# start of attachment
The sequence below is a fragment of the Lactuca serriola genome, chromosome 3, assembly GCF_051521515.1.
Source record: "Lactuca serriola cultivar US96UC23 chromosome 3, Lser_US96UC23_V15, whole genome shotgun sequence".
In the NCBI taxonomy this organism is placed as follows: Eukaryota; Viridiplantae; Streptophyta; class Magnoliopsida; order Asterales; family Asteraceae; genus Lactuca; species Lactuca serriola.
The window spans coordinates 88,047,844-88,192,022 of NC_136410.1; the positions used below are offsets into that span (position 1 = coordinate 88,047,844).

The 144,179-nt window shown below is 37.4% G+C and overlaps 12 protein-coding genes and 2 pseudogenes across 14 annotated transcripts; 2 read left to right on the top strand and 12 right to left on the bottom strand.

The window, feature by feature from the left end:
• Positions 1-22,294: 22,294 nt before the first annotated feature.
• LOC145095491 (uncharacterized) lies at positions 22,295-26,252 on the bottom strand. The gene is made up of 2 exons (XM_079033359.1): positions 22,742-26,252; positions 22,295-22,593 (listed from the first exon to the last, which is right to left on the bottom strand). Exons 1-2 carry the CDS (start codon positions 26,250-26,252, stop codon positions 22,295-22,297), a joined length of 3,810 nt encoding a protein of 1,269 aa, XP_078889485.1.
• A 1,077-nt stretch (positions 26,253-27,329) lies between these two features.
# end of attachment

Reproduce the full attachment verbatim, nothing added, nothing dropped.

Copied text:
The sequence below is a fragment of the Lactuca serriola genome, chromosome 3, assembly GCF_051521515.1.
Source record: "Lactuca serriola cultivar US96UC23 chromosome 3, Lser_US96UC23_V15, whole genome shotgun sequence".
In the NCBI taxonomy this organism is placed as follows: Eukaryota; Viridiplantae; Streptophyta; class Magnoliopsida; order Asterales; family Asteraceae; genus Lactuca; species Lactuca serriola.
The window spans coordinates 88,047,844-88,192,022 of NC_136410.1; the positions used below are offsets into that span (position 1 = coordinate 88,047,844).

The 144,179-nt window shown below is 37.4% G+C and overlaps 12 protein-coding genes and 2 pseudogenes across 14 annotated transcripts; 2 read left to right on the top strand and 12 right to left on the bottom strand.

The window, feature by feature from the left end:
• Positions 1-22,294: 22,294 nt before the first annotated feature.
• LOC145095491 (uncharacterized) lies at positions 22,295-26,252 on the bottom strand. The gene is made up of 2 exons (XM_079033359.1): positions 22,742-26,252; positions 22,295-22,593 (listed from the first exon to the last, which is right to left on the bottom strand). Exons 1-2 carry the CDS (start codon positions 26,250-26,252, stop codon positions 22,295-22,297), a joined length of 3,810 nt encoding a protein of 1,269 aa, XP_078889485.1.
• A 1,077-nt stretch (positions 26,253-27,329) lies between these two features.